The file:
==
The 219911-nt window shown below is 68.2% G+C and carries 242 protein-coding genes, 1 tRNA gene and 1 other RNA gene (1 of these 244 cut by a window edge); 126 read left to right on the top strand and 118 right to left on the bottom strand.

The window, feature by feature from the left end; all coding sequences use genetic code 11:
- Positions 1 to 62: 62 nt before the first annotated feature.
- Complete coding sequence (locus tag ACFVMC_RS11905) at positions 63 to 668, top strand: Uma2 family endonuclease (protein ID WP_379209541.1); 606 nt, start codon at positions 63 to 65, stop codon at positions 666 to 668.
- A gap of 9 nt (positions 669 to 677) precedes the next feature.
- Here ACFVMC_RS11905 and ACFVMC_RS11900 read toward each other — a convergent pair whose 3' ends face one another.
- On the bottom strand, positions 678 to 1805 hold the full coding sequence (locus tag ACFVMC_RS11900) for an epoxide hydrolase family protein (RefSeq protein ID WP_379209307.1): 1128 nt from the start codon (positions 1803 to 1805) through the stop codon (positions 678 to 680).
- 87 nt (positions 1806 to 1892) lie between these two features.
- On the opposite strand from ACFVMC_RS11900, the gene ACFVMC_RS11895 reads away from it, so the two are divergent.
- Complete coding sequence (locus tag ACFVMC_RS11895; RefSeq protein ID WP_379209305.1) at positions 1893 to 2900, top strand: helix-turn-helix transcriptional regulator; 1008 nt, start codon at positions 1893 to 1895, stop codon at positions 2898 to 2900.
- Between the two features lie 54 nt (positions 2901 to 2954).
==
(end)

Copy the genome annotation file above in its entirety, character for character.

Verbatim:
The 219911-nt window shown below is 68.2% G+C and carries 242 protein-coding genes, 1 tRNA gene and 1 other RNA gene (1 of these 244 cut by a window edge); 126 read left to right on the top strand and 118 right to left on the bottom strand.

The window, feature by feature from the left end; all coding sequences use genetic code 11:
- Positions 1 to 62: 62 nt before the first annotated feature.
- Complete coding sequence (locus tag ACFVMC_RS11905) at positions 63 to 668, top strand: Uma2 family endonuclease (protein ID WP_379209541.1); 606 nt, start codon at positions 63 to 65, stop codon at positions 666 to 668.
- A gap of 9 nt (positions 669 to 677) precedes the next feature.
- Here ACFVMC_RS11905 and ACFVMC_RS11900 read toward each other — a convergent pair whose 3' ends face one another.
- On the bottom strand, positions 678 to 1805 hold the full coding sequence (locus tag ACFVMC_RS11900) for an epoxide hydrolase family protein (RefSeq protein ID WP_379209307.1): 1128 nt from the start codon (positions 1803 to 1805) through the stop codon (positions 678 to 680).
- 87 nt (positions 1806 to 1892) lie between these two features.
- On the opposite strand from ACFVMC_RS11900, the gene ACFVMC_RS11895 reads away from it, so the two are divergent.
- Complete coding sequence (locus tag ACFVMC_RS11895; RefSeq protein ID WP_379209305.1) at positions 1893 to 2900, top strand: helix-turn-helix transcriptional regulator; 1008 nt, start codon at positions 1893 to 1895, stop codon at positions 2898 to 2900.
- Between the two features lie 54 nt (positions 2901 to 2954).